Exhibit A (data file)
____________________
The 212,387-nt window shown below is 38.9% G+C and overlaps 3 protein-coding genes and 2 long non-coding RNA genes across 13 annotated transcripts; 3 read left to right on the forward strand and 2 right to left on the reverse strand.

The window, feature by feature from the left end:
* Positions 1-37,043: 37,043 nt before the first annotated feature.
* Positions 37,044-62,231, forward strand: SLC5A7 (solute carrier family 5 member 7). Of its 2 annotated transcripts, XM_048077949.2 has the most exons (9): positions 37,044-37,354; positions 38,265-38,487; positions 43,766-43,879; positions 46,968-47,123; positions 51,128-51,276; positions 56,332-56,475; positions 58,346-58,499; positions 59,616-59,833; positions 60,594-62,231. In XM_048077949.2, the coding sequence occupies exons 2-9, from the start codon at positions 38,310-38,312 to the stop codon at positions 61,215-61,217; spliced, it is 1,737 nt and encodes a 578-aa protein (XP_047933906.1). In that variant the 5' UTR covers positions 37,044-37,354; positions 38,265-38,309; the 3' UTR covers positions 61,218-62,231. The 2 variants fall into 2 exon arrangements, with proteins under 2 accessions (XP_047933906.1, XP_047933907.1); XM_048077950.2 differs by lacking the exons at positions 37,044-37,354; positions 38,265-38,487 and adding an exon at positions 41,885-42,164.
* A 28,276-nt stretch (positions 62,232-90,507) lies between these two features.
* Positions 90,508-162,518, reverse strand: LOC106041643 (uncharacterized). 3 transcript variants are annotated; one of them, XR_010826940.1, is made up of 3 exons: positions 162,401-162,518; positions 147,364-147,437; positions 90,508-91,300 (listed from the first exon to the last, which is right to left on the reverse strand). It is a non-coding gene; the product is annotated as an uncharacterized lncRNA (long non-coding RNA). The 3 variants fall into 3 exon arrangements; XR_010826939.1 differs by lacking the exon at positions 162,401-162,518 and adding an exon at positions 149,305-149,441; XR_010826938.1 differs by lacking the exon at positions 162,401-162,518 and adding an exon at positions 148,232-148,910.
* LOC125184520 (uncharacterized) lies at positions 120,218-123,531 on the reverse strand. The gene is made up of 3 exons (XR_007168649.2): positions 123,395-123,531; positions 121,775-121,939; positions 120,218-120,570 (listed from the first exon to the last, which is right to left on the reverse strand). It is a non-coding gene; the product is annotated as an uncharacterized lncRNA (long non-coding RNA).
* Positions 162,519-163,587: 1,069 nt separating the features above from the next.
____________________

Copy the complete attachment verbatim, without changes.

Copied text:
The 212,387-nt window shown below is 38.9% G+C and overlaps 3 protein-coding genes and 2 long non-coding RNA genes across 13 annotated transcripts; 3 read left to right on the forward strand and 2 right to left on the reverse strand.

The window, feature by feature from the left end:
* Positions 1-37,043: 37,043 nt before the first annotated feature.
* Positions 37,044-62,231, forward strand: SLC5A7 (solute carrier family 5 member 7). Of its 2 annotated transcripts, XM_048077949.2 has the most exons (9): positions 37,044-37,354; positions 38,265-38,487; positions 43,766-43,879; positions 46,968-47,123; positions 51,128-51,276; positions 56,332-56,475; positions 58,346-58,499; positions 59,616-59,833; positions 60,594-62,231. In XM_048077949.2, the coding sequence occupies exons 2-9, from the start codon at positions 38,310-38,312 to the stop codon at positions 61,215-61,217; spliced, it is 1,737 nt and encodes a 578-aa protein (XP_047933906.1). In that variant the 5' UTR covers positions 37,044-37,354; positions 38,265-38,309; the 3' UTR covers positions 61,218-62,231. The 2 variants fall into 2 exon arrangements, with proteins under 2 accessions (XP_047933906.1, XP_047933907.1); XM_048077950.2 differs by lacking the exons at positions 37,044-37,354; positions 38,265-38,487 and adding an exon at positions 41,885-42,164.
* A 28,276-nt stretch (positions 62,232-90,507) lies between these two features.
* Positions 90,508-162,518, reverse strand: LOC106041643 (uncharacterized). 3 transcript variants are annotated; one of them, XR_010826940.1, is made up of 3 exons: positions 162,401-162,518; positions 147,364-147,437; positions 90,508-91,300 (listed from the first exon to the last, which is right to left on the reverse strand). It is a non-coding gene; the product is annotated as an uncharacterized lncRNA (long non-coding RNA). The 3 variants fall into 3 exon arrangements; XR_010826939.1 differs by lacking the exon at positions 162,401-162,518 and adding an exon at positions 149,305-149,441; XR_010826938.1 differs by lacking the exon at positions 162,401-162,518 and adding an exon at positions 148,232-148,910.
* LOC125184520 (uncharacterized) lies at positions 120,218-123,531 on the reverse strand. The gene is made up of 3 exons (XR_007168649.2): positions 123,395-123,531; positions 121,775-121,939; positions 120,218-120,570 (listed from the first exon to the last, which is right to left on the reverse strand). It is a non-coding gene; the product is annotated as an uncharacterized lncRNA (long non-coding RNA).
* Positions 162,519-163,587: 1,069 nt separating the features above from the next.